Japanese airlines bank on better Korea relations

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Japanese airlines bank on better Korea relations

Japanese air carriers consider improving their relationship with Korea to be more important than solving the weak yen problem in order to increase business with their neighbor.

According to data from the Korea Immigration Service, 788,654 Japanese visited the country in the first four months of this year, down 13.8 percent from a year ago. Japanese are the second-biggest foreign visitors to Korea after China.

With a weak yen, Japanese carriers said that they are suffering from fuel and aircraft costs, but when it comes to business with Korea, prices weren’t a top concern.

“I think political and historical tension between the two countries has a bigger impact than the weak yen when it comes to doing business with Korea compared to other countries,” All Nippon Airways (ANA) President and CEO Osamu Shinobe told the Korea JoongAng Daily at the International Air Transport Association’s 70th Annual General Meeting in Doha on Monday. “As an airline, there’s nothing we can do about it besides hope to see positive media reports come out and also a change in public sentiment.”

Since Japanese Prime Minister Shinzo Abe took charge with his nationalistic party, the country’s relationship with Korea has worsened.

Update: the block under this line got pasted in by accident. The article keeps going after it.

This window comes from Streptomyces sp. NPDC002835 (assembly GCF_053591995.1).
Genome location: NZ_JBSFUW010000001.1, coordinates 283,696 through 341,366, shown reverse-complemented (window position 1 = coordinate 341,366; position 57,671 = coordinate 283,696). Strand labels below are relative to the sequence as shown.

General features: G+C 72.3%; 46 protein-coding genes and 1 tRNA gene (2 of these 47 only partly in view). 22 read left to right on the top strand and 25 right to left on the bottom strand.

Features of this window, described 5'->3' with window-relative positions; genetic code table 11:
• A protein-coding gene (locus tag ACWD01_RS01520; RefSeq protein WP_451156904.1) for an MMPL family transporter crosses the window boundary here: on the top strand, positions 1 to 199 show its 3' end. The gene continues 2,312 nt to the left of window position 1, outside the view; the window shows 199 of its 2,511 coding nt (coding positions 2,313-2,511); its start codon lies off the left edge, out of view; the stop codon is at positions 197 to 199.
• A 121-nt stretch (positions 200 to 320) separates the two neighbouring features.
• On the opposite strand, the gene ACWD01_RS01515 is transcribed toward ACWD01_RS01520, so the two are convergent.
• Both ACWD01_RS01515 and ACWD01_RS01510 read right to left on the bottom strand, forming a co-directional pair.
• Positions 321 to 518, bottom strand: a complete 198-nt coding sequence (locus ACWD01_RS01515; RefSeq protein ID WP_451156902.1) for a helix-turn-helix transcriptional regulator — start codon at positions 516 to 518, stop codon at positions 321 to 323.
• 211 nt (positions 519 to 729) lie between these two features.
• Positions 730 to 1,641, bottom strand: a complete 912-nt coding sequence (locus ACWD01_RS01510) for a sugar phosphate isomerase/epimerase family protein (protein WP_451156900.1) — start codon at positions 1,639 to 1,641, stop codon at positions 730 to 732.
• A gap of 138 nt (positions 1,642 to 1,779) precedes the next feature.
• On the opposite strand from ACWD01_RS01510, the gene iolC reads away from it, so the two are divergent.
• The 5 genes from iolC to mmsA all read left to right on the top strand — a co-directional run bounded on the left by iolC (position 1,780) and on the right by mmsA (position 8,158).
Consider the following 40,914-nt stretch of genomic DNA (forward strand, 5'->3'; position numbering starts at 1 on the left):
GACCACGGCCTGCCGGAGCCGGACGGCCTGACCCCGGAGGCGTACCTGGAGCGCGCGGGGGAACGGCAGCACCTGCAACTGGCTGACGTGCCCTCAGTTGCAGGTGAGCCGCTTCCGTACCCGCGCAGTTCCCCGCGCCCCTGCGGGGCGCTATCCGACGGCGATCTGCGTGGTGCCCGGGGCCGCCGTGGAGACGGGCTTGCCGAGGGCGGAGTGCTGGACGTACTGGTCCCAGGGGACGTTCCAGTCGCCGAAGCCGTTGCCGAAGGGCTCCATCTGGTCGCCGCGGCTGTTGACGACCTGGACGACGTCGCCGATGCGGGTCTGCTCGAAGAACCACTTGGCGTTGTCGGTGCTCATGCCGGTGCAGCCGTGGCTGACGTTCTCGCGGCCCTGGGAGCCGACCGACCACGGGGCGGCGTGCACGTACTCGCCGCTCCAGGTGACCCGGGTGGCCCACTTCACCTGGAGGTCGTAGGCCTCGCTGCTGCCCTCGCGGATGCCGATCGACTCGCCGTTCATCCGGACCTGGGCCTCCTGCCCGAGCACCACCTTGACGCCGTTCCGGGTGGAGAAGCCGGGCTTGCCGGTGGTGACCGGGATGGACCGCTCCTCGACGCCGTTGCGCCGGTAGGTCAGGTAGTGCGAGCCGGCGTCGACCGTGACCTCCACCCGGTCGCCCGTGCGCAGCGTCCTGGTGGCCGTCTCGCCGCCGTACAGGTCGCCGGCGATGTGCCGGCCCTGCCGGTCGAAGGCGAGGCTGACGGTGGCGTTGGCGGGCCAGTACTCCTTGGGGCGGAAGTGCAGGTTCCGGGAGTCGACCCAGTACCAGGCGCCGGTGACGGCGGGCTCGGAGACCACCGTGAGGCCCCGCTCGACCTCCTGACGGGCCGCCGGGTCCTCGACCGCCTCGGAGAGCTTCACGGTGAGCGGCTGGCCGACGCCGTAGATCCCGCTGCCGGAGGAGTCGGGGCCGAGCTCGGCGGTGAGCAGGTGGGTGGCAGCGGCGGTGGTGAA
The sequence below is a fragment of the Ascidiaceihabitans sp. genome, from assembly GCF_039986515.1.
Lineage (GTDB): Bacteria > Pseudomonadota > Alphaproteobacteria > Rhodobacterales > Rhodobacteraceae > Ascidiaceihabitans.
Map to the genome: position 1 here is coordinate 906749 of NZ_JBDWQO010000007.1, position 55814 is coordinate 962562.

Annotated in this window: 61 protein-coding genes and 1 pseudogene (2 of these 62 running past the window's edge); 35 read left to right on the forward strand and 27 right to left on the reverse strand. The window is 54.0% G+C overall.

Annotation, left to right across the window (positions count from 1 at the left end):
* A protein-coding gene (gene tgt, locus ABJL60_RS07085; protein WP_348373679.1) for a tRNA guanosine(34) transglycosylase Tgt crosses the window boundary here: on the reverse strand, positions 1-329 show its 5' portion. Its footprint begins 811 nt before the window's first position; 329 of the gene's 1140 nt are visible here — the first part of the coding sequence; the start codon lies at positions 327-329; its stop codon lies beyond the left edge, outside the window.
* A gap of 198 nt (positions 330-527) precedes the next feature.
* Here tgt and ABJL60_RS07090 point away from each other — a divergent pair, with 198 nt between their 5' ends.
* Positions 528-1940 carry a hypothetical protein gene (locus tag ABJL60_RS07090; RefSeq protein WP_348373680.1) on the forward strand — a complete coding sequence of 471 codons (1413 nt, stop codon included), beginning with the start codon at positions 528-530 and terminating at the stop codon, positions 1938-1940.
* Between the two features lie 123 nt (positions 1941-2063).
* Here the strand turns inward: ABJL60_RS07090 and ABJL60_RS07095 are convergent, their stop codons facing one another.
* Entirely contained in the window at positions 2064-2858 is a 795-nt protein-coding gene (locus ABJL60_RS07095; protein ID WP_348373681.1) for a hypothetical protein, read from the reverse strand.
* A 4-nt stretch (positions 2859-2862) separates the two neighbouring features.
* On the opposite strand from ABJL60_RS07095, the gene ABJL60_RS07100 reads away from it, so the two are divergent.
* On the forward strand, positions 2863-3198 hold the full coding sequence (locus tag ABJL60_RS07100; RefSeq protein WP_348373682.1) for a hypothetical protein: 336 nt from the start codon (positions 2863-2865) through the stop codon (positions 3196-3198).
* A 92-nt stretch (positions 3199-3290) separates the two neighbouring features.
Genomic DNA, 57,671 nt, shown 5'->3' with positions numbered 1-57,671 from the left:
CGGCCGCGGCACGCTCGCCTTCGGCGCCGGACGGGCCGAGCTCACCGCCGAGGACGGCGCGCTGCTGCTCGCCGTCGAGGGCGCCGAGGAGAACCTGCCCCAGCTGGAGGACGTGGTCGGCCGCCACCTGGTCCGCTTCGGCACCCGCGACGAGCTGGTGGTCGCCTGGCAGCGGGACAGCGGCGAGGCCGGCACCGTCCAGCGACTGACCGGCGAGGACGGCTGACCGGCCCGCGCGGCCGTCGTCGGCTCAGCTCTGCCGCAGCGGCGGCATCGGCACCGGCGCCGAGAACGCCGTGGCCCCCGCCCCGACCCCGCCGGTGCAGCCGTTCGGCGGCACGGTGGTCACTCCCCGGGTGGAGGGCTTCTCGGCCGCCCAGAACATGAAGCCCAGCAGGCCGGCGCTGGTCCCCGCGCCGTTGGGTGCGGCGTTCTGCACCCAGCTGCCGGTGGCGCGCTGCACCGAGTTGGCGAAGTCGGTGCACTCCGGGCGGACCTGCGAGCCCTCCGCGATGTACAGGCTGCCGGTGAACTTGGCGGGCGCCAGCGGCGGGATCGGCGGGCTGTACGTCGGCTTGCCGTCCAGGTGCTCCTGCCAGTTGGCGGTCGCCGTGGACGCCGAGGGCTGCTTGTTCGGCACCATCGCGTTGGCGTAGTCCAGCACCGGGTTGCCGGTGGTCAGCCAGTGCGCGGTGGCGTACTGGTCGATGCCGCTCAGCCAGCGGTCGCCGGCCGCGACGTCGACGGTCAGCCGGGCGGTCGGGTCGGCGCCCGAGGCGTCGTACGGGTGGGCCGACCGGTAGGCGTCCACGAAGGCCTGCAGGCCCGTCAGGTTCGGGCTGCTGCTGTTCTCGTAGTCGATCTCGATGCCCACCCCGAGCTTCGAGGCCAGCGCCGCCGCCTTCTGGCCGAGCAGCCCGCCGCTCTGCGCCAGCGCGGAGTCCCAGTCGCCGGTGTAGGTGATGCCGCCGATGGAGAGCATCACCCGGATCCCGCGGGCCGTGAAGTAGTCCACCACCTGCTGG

The Korea Tourism Organization has said that the declining number of Japanese visitors can also be explained by “less Korea-favoring in Japan.”

The situation is not only a blow to Japanese air carriers, but also to Korean airlines, which are transporting fewer passengers.

Last year, Korean Air Lines, the nation’s largest air carrier, said 3.91 million passengers flew to and from Japan on its aircraft, down 15.4 percent from 2012. Asiana Airlines, Korea’s No. 2 carrier, reported a 5.5 percent decline in its Japan flights.

Since last year, two local airlines have shut down some of their routes to Japan, citing low demand and cost effectiveness.

Their poor performance on routes to Japan was replaced by strong demand from China.

In order to improve, KAL said it is expanding code sharing with Japan Airlines (JAL) from 16 to 24 routes, although they are not in the same partner group. KAL is a member of SkyTeam alliance and JAL is part of OneWorld alliance.

“I don’t think there is big competition between Korean full-service carriers and Japanese airlines,” said JAL Chairman Masaru Onishi. “The competition nowadays is more about full-service carriers and low-cost carriers.”

Onishi said that demand for air travel in Asia is increasing, but it is being driven by low-cost carriers as passengers get more price-conscious.

But behind the scenes, Japanese air carriers have started to creep into the Korean aviation market with their LCCs.

Vanilla Air and Peach Aviation, both affiliates of ANA, now fly to Korea, while Jet Star Japan, which is owned by JAL, is considering flights to Korea in the second half of the year.

BY joo kyung-don[kjoo@joongang.co.kr]
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